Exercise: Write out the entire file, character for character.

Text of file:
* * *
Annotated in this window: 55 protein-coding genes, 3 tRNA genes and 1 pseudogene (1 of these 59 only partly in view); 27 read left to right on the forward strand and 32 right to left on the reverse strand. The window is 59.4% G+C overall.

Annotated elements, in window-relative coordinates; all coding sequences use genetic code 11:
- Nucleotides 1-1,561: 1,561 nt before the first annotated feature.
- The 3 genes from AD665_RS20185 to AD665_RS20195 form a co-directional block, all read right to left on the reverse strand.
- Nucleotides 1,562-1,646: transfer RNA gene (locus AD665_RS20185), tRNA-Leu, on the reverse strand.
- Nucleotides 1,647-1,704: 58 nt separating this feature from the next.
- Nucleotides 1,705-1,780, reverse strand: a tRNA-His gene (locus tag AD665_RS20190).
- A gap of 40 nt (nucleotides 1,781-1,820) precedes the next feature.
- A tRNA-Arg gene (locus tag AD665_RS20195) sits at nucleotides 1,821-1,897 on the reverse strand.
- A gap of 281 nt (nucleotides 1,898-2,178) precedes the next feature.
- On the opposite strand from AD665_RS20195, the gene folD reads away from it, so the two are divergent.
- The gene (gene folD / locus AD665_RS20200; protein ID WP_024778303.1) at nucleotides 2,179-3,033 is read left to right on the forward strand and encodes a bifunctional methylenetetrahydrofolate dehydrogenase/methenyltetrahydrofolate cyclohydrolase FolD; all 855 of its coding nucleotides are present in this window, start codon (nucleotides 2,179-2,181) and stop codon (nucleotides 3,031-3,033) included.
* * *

Annotated in this window: 55 protein-coding genes, 3 tRNA genes and 1 pseudogene (1 of these 59 only partly in view); 27 read left to right on the forward strand and 32 right to left on the reverse strand. The window is 59.4% G+C overall.

Annotated elements, in window-relative coordinates; all coding sequences use genetic code 11:
- Nucleotides 1-1,561: 1,561 nt before the first annotated feature.
- The 3 genes from AD665_RS20185 to AD665_RS20195 form a co-directional block, all read right to left on the reverse strand.
- Nucleotides 1,562-1,646: transfer RNA gene (locus AD665_RS20185), tRNA-Leu, on the reverse strand.
- Nucleotides 1,647-1,704: 58 nt separating this feature from the next.
- Nucleotides 1,705-1,780, reverse strand: a tRNA-His gene (locus tag AD665_RS20190).
- A gap of 40 nt (nucleotides 1,781-1,820) precedes the next feature.
- A tRNA-Arg gene (locus tag AD665_RS20195) sits at nucleotides 1,821-1,897 on the reverse strand.
- A gap of 281 nt (nucleotides 1,898-2,178) precedes the next feature.
- On the opposite strand from AD665_RS20195, the gene folD reads away from it, so the two are divergent.
- The gene (gene folD / locus AD665_RS20200; protein ID WP_024778303.1) at nucleotides 2,179-3,033 is read left to right on the forward strand and encodes a bifunctional methylenetetrahydrofolate dehydrogenase/methenyltetrahydrofolate cyclohydrolase FolD; all 855 of its coding nucleotides are present in this window, start codon (nucleotides 2,179-2,181) and stop codon (nucleotides 3,031-3,033) included.